I bought a pot.


Actually, twenty five years ago, I bought two and they were way out of my price range.


We had just moved to Nashville from Texas and bought a spanking new red brick two story down in Franklin, a quaint Southern town with a charming main street, dotted with its own movie theater, yummy ladies' lunch spots and a couple greasy diners including Dotson's. We left a bushel of friends, another new two-story brick with a built in pool surrounded by houses filled with relocated moms and dads and 2.5 kids.


We moved to Tennessee for Richard's work. No one was happy about yanking up our, albeit, shallow roots but I couldn't pay the bills. I was a freelance writer for a weekly that paid enough each week for me to swing through drive-thru after soccer practice and feed the kids.


Our new house sat on a sloped bare lot with two nasty scrub trees on a new street with no sidewalks. There was no plus sod, just seed with straw scattered on top.


"Make sure to move your hose and sprinkler around so you don't wash the seed away," Joe the builder instructed. This house was not my first choice, nor second or third. Honestly, I hated the house but as the mom, with my little chicks staring up at me, watching my cues for how to feel, I lied and announced, "This is going to be an adventure!"


And then I got to work transforming this stark newbie into our shelter. By then, I was writing for The Tennessean about homes and design and through my research, I found artisans and dirt diggers and painters and decorators.


My list of future projects was long, so long I kept four lists so Richard didn't get overwhelmed. First change was the front door landing. I hired this carpenter Randy Bloom, a bit too chatty, but he built a small porch with a simple black standing seam metal roof and square white columns. I also hired an iron smith to craft new rails where the top rail twisted around the posts at the base of the stairs. I spent too much on new iron coach lights and then I went hunting for pots.


"We need two," I explained to Richard. "OK, go to Home Depot and pick up some pots and plants. How much do you think it will all cost? And then, is that it for a while?"


For months, I searched for the perfect pots, not too tall or wide or skinny. One day, while on assignment, I pulled off Route 40 out near the Nashville airport. Across this busy intersection with 18-wheelers whipping by, I spied a little yellow clapboard house. It couldn't have been more than 800-square feet inside. The window trim was a faded dark brown, the window bars black and the gray shingles were flat (I hate flat shingles).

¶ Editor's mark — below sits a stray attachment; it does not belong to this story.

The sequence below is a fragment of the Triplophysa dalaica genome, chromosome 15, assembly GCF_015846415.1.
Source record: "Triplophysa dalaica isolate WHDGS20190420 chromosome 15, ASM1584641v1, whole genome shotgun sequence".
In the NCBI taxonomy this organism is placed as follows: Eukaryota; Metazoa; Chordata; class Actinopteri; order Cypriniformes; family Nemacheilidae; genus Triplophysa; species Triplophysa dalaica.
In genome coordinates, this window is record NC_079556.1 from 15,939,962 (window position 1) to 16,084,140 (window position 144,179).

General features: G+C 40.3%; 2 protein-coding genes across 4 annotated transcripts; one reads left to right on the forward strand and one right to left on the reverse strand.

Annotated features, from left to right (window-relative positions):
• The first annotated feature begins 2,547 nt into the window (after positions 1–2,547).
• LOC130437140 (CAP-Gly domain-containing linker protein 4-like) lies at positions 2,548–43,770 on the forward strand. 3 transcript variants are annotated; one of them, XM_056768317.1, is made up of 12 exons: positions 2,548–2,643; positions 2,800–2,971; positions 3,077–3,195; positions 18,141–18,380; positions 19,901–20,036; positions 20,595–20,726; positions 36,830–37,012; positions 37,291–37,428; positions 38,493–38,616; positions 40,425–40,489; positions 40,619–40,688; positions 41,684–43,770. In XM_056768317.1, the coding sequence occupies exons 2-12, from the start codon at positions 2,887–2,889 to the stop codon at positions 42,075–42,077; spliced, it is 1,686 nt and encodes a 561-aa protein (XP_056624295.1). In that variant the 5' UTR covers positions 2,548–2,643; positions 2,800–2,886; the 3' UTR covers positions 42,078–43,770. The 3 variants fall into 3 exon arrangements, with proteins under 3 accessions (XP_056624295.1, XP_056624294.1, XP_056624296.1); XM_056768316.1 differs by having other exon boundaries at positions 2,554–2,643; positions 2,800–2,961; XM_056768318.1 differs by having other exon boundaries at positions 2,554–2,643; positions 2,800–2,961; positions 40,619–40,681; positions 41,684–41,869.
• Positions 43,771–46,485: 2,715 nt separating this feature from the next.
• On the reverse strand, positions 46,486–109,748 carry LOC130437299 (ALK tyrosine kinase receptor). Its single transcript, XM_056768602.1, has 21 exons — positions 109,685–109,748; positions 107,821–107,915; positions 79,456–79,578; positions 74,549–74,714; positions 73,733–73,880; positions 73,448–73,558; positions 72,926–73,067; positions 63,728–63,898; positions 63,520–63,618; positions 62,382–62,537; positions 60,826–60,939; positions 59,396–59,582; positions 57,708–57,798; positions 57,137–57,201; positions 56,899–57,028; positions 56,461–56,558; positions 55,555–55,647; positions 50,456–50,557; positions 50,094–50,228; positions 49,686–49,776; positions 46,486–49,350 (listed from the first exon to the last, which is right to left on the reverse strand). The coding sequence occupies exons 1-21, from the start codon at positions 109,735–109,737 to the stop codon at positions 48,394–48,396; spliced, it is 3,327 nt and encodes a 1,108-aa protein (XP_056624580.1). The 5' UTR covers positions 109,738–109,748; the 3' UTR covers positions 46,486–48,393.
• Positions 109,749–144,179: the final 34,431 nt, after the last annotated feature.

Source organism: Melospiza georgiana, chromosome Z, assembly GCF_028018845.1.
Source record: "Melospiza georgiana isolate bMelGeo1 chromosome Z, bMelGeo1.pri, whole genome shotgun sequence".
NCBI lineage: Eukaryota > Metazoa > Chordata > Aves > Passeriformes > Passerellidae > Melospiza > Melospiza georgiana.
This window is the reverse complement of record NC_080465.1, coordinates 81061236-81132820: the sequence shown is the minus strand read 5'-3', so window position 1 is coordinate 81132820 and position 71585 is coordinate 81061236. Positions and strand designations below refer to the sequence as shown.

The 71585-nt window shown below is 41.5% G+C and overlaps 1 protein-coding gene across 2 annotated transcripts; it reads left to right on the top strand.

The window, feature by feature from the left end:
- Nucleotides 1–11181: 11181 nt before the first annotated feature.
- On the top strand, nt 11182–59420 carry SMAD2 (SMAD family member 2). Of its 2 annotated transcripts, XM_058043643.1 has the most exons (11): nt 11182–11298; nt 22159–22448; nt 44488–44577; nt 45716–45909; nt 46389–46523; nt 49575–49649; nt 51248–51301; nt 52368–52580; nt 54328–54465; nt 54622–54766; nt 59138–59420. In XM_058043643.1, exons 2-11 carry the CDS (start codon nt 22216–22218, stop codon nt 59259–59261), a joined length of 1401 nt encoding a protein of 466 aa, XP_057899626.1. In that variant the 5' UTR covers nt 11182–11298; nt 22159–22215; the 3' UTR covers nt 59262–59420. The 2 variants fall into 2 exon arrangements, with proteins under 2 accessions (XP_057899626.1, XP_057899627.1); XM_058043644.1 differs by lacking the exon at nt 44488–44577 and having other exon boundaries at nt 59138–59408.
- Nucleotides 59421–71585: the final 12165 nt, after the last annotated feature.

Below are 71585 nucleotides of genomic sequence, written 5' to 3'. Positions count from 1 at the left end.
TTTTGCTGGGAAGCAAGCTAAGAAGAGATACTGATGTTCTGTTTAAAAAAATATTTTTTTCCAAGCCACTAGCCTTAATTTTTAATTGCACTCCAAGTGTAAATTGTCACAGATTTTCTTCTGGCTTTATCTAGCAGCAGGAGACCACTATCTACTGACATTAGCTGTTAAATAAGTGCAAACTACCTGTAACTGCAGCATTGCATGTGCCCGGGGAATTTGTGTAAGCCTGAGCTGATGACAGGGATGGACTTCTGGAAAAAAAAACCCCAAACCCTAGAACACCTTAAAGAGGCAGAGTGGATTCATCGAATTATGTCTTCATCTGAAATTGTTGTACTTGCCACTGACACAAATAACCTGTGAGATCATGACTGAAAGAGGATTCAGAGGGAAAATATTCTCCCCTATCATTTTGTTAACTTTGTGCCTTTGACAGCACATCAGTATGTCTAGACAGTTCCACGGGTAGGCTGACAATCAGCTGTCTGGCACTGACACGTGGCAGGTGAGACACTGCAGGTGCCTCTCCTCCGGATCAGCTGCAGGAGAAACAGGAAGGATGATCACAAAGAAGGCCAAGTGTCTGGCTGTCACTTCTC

A chain link fence wrapped the small city lot's perimeter. The driveway gate, with its thick chain and lock strung at the end was propped open. Instead of grass, shrubs and a driveway, it was filled with concrete pots and birdbaths, troughs and statues of turtles, rabbits, even little wishing wells.


In the middle of this jungle were my two pots. I paid $62 for each one, no, $50 because I ran to the nearby bank and got cash. I knew they would be perfect for my new front porch.


"I want these two. Can you put them in my car?" I called to this old Hispanic man wearing a dirty ribbed wife-beater and baggy dress pants held up by a belt meant for someone 40 lbs heavier. In Spanish, he yelled to his helper, a scrappy pimply teenager with jet black hair and forearms the size of my wrists, to load up my pots. I buckled each one as if I was bringing home twin newborns.


Back home, Richard helped carry them to the front porch where I filled them with 5-foot topiary trees (that cost as much as the pots). A few years later, we sold that house and although the new buyer asked to buy the pots, I graciously refused and directed her to the yellow house in Nashville. When we sold the next house, again the buyer asked to buy my pots. I couldn't do it. We moved into the city and brought my pots. You guessed it, when we sold that little bungalow, the new owner begged to buy the pots. I explained I just couldn't part with them.


In 2012, the pots, wrapped in thick quilted blankets, moved with us to Vermont when we bought this inn. To me, they were more important to take than the formal dining room set (I don't miss that).


Every Spring, I plant the pots with shrubs and small trees that get added to the landscape at the end of Fall when the pots get stored in the wood shed.


Maybe because we're in a worldwide Pandemic this year, I notice and appreciate my pots. Until just now, I never realized what attracted me to them. Besides the size, it was the lemon relief that wraps each pot. It made me happy. Shortly before moving to Tennessee, we had traveled to Italy and I brought back this small lemon painting that I still love for its simplicity. It's the same with the pots. Most things don't need a lot to be beautiful.

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